Biochemical nomenclature

Diphosphate, pyrophosphate

Where two phosphoric residues are linked by oxygen atoms, the term "diphosphate" is recommended, rather than pyrophosphate, as in "adenosine diphosphate". Note that "diphosphate" should not be used when two independent phosphoric residues are substituted on different oxygen atoms in a single compound. In this case, the appropriate prefix is "bis", as in "fructose 1,6-bis(phosphate)".

By extension of this principle, for example, the enzyme name "prenyl-diphosphatase" replaces "prenyl-pyrophosphatase".

Thiamin(e)

"Thiamine" and "thiamin" are both used in the literature for vitamin B1. Consultation of the original documents indicated that the first proposal in favour of "thiamine" was accepted in 1951, and that the majority of recommendations since then have been for this form. "Thiamine" is also the International Nonproprietary Name (INN) and therefore has been adopted officially in most countries. "Thiamine" is now used in NC-IUBMB recommendations, and in the Enzyme List. Consequently, the name of the coenzyme is "thiamine diphosphate".

Formimino- an ambiguous term

In the recommendations on folic acid [6], the HN=CH— group, which can be carried on tetrahydrofolate, is called formimino although it is stated that the systematic name is either iminomethyl or formimidoyl. As a result 'formimino' was used in naming enzymes that act on compounds that contain this group. In the naming of the enzymes of histidine biosynthesis, however, the group NH2CH=N-, normally substituted, was called aminoformimino in the reaction of EC 3.5.4.19, phosphoribosyl-AMP cyclohydrolase. This implied that CH2=NH— was called formimino. Because of the confusion between these usages, the Nomenclature Committee has now standardized on the following names:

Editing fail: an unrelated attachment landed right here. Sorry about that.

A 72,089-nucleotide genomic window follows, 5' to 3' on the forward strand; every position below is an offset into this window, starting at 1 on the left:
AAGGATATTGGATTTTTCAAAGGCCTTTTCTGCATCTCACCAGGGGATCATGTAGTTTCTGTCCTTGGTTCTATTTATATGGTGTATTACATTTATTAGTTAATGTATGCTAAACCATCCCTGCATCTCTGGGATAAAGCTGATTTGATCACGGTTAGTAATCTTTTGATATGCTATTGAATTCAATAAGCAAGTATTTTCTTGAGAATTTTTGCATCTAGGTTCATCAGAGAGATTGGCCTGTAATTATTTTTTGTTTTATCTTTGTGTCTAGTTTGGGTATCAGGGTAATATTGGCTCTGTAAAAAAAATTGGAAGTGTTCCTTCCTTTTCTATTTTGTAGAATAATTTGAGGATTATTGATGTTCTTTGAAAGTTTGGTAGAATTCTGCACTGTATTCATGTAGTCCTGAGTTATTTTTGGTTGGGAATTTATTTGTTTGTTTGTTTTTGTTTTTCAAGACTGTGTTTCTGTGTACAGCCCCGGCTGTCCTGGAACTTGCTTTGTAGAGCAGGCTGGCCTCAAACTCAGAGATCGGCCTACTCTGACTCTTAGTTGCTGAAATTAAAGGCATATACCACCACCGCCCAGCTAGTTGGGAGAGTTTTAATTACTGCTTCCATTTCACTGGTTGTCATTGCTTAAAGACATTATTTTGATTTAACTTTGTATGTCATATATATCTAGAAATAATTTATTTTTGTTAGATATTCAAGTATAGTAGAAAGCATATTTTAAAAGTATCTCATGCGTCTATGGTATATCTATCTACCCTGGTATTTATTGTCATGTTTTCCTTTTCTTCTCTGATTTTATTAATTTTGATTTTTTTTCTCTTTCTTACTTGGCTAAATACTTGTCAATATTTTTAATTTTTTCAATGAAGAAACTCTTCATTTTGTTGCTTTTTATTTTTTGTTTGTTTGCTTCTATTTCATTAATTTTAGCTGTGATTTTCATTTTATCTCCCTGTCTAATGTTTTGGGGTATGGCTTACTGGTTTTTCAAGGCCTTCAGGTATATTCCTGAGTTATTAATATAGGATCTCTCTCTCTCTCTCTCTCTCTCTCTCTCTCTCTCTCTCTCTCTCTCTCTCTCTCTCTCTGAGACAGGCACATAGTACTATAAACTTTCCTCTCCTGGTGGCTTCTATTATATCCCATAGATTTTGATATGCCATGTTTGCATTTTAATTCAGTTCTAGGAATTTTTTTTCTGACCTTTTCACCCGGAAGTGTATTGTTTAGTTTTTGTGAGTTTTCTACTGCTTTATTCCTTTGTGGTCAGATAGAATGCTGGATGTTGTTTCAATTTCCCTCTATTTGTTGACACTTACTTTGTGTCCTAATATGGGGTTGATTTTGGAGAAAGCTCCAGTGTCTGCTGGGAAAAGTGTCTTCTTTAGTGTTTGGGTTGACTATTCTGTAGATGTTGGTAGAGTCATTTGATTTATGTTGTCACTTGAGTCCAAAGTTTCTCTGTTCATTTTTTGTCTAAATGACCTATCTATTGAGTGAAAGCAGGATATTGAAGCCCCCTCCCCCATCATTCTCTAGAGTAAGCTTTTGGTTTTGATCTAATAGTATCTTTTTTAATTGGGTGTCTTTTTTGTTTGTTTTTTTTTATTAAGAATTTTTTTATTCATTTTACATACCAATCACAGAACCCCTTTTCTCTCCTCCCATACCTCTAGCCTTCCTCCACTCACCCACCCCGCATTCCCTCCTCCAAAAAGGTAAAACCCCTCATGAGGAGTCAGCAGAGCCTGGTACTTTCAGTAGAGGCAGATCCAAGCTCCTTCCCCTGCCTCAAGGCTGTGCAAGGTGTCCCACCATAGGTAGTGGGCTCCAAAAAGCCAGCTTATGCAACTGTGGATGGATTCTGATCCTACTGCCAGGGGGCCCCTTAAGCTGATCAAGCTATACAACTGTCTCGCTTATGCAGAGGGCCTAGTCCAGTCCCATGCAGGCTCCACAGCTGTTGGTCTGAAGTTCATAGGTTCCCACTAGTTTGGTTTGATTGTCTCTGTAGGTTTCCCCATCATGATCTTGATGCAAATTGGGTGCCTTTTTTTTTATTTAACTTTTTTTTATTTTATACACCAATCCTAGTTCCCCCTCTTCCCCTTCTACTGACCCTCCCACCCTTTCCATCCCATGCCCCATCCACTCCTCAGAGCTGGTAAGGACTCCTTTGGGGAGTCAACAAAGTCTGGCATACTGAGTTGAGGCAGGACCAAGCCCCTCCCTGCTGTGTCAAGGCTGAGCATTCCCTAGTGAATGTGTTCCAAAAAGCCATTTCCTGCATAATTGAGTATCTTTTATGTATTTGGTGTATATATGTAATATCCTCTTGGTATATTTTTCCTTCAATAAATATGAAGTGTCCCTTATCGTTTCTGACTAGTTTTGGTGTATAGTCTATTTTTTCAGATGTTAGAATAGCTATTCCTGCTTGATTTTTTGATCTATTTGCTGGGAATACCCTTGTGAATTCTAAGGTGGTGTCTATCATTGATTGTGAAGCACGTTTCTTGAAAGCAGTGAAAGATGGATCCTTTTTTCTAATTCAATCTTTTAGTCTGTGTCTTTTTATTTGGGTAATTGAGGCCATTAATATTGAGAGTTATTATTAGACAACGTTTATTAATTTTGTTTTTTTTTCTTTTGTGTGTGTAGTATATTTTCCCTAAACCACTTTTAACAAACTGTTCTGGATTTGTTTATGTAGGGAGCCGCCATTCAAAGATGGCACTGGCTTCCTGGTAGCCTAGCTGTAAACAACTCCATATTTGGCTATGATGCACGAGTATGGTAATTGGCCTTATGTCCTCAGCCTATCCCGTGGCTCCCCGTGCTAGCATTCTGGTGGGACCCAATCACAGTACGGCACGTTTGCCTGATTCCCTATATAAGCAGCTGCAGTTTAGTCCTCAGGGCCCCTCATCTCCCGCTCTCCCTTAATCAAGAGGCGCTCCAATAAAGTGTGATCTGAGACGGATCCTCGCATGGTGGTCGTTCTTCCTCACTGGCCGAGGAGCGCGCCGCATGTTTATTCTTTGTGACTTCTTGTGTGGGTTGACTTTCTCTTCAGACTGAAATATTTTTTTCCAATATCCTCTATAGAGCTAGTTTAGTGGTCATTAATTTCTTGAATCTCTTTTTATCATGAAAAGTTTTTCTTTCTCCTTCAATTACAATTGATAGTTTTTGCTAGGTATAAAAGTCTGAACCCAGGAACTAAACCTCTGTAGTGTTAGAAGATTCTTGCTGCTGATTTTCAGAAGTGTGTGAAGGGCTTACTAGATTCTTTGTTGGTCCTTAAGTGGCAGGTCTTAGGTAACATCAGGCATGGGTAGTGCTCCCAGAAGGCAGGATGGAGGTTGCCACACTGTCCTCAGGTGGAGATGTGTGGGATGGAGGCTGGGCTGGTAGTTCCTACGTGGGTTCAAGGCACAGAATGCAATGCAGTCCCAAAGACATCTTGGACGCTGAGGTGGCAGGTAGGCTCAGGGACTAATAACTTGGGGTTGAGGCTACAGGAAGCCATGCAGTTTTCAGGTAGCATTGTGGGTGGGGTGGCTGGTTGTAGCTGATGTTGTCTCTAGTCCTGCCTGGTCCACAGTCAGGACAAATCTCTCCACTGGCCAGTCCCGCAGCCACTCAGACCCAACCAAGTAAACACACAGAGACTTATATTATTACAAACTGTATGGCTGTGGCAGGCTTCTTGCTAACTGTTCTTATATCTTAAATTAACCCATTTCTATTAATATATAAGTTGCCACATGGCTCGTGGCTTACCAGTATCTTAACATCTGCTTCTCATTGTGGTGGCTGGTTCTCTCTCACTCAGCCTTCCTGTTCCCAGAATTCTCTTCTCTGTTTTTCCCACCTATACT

HN=CH-formimidoyl
CH2=N-methylideneamino
NH2-CH=N-aminomethylideneamino
We encourage the use of these names to avoid ambiguity. This change has led to the amendment of the descriptions of some enzymes in the Enzyme List. The previously used names are added to the list of other name(s).

hydroxy/hydroxyl

Hydroxyl and carboxyl are the only two groups where the name of the group is not the same as the prefix name. Following IUPAC recommendations, it was agreed to use the term with an 'l' at the end (i.e., hydroxyl and carboxyl) only for the radical (see Glossary of class names of organic compounds and reactive intermediates based on structure (IUPAC Recommendations 1994)). This will necessitate amendments to the enzyme list from hydroxyl to hydroxy, e.g., in the case of EC 2.7.1.78 (polynucleotide 5'-hydroxyl-kinase). However hydroxylamine will remain.

NAD or NAD+

Earlier nomenclature documents had offered two alternative ways of describing the reduction of the pyridine nucleotides:

NAD(P)+ + 2 [H] = NAD(P)H + H+

NAD(P) + 2 [H] = NAD(P)H2

The recommendations on the use of "biochemical equations" (see Newsletter 1996) concluded that H+ should be omitted, and hence the form NAD(P)/NAD(P)H2 should be used. However, when it was applied in the Enzyme List, it was criticized by biochemists, on the basis that the information about charge was necessary to understand the mechanism. In view of this, it was decided that, although the various descriptions are all valid, the charged version, i.e., NAD(P)+/NAD(P)H + H+ will be reinstated in the Enzyme List.